The Chocolate Life

Discover Chocolate and Live La Vida Cocoa!

Hi! We make bean-to-bar chocolate, but our milk chocolate (39%) has begun to "break", like falling apart and it's not having a decent flow. Does anyone knows why? My first guess was humidity or something concerning the cocoa butter. Pics attached.

Tags: apart, breaking, chocolate, falling, humidity, milk

Views: 395


Reply to This

Replies to This Discussion

Hard to know without your recipe formulation.

Also its hard for me to see the issue from your photos - is the cocoa butter just separating when the chocolate is left sitting? Does it come back together if you temper and mould it?

it has 30% of cocoa butter plus 7% coming from the milk, once it's tempered it doesn't break anyone, so that leads to a cocoa butter issue, Is it too much fat? Weird thing is that it didn't happen before, plus it gets quite thick now.

I'd bet you a cold drink it's moisture.  You're working in a very humid environment?

Well it's Costa Rica, so yeah, pretty much :(, I work with a dehumidifier when I temper. I figured it could be moisture since it's getting very thick.

You *may* be able to mitigate it by adding fluid lecithin in 0.1% increments and mixing thoroughly. one half of lecithin will bind to water, so depending on how much water you have, how much lecithin you already have added, your particle size, etc - further additions may help mitigate the increased viscosity.

Obviously adding more cocoa butter will decrease rheology as well.  But that's expensive and has significant impact on flavor.

If i were you, and if chocolate is your main business, i'd focus on finding ways to lower the environmental RH.  CR's one of my favorite places on earth, if you need a consultant to come down....I know a guy...8-)

Yup.... Looks like water got in it to me....

Any way I can save my chocolate? :(

The first question to ask is when you heat it up to melt all of the crystals, does it go completely smooth, or are there little lumps still in it?


If there are tiny lumps as your picture demonstrates, then some of it will have siezed and it's no good.  If it melts completely smooth, then you may be able to get away with re-tempering it.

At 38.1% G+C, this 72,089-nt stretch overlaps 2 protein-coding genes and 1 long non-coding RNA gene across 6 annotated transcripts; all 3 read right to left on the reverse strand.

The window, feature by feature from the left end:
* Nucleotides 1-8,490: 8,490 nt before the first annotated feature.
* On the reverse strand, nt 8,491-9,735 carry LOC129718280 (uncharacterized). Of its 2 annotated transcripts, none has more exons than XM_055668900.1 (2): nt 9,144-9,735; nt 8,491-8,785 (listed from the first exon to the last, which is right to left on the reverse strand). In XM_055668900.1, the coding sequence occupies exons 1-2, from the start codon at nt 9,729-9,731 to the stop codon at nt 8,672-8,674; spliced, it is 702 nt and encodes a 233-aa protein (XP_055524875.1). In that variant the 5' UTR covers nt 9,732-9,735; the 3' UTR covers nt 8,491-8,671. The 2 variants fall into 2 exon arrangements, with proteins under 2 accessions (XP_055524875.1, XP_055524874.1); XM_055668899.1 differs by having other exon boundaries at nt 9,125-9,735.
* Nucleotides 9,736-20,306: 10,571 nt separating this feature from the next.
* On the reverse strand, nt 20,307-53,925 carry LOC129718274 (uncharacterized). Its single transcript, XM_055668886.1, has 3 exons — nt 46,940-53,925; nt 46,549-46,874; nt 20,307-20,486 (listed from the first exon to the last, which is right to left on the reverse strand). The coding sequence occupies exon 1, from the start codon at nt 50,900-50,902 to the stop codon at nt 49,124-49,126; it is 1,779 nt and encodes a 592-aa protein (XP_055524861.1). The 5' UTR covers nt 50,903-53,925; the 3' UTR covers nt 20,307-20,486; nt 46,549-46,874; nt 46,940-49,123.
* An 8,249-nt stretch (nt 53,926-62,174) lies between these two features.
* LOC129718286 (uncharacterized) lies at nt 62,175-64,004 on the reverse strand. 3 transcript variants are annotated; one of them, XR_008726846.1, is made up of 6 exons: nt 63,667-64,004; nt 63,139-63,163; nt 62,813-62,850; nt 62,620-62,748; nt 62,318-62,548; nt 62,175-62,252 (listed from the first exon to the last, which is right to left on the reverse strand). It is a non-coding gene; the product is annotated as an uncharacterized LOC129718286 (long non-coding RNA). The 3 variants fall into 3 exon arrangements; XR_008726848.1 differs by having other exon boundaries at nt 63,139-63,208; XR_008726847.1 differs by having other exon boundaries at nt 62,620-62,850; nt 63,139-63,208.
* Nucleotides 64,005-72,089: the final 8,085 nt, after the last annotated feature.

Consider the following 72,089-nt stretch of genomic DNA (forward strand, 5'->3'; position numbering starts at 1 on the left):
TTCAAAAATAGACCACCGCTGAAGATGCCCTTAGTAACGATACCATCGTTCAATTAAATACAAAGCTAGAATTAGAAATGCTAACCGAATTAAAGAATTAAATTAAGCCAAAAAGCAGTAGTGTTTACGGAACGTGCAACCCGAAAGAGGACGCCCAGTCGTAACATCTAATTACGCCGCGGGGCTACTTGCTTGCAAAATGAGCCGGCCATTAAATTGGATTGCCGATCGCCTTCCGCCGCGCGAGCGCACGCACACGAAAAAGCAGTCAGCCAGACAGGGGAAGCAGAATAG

the chocolate in the picture is at 40C. Once it's tempered it becomes a little smoother, but still thick

40c and still that thick?  Holy cow.  I know you make your own chocolate, so it can be one of two things:

A) your recipe doesn't have enough fluid fat (cocoa butter) or,

B) You got water in it.


If you provide more detailed information I may be able to help. 

Well it has 30% of cocoa butter plus 7% coming from the milk.

I'm leaning towards humidity. Dammit. :(

If it's milk chocolate I don't think that is enough cocoa butter.  My milk chocolate has 39% cocoa butter and about 4% in additional milk fat. 

Keep in mind your milk fat does not add to fluidity, but rather acts as a solid and thickens your chocolate.

Even at 39% total cocoa butter, I still have to use lecithin to make the chocolate fluid enough to pour into molds, and here in Alberta it is super dry.

I would suggest you try adding cocoa butter.  Start with another 5% by weight, and even maybe 0.5% lecithin.  The lecithing will make a HUGE difference right away.

Hope that helps.


Member Marketplace

Promote TheChocolateLife

Bookmark and Share

Follow Clay on:
Twitter :: @DiscoverChoc
F'Book :: TheChocolateLife
F'Book Group :: LaVidaCocoa :: @DiscoverChoc



© 2014   Created by Clay Gordon.

Badges  |  Report an Issue  |  Terms of Service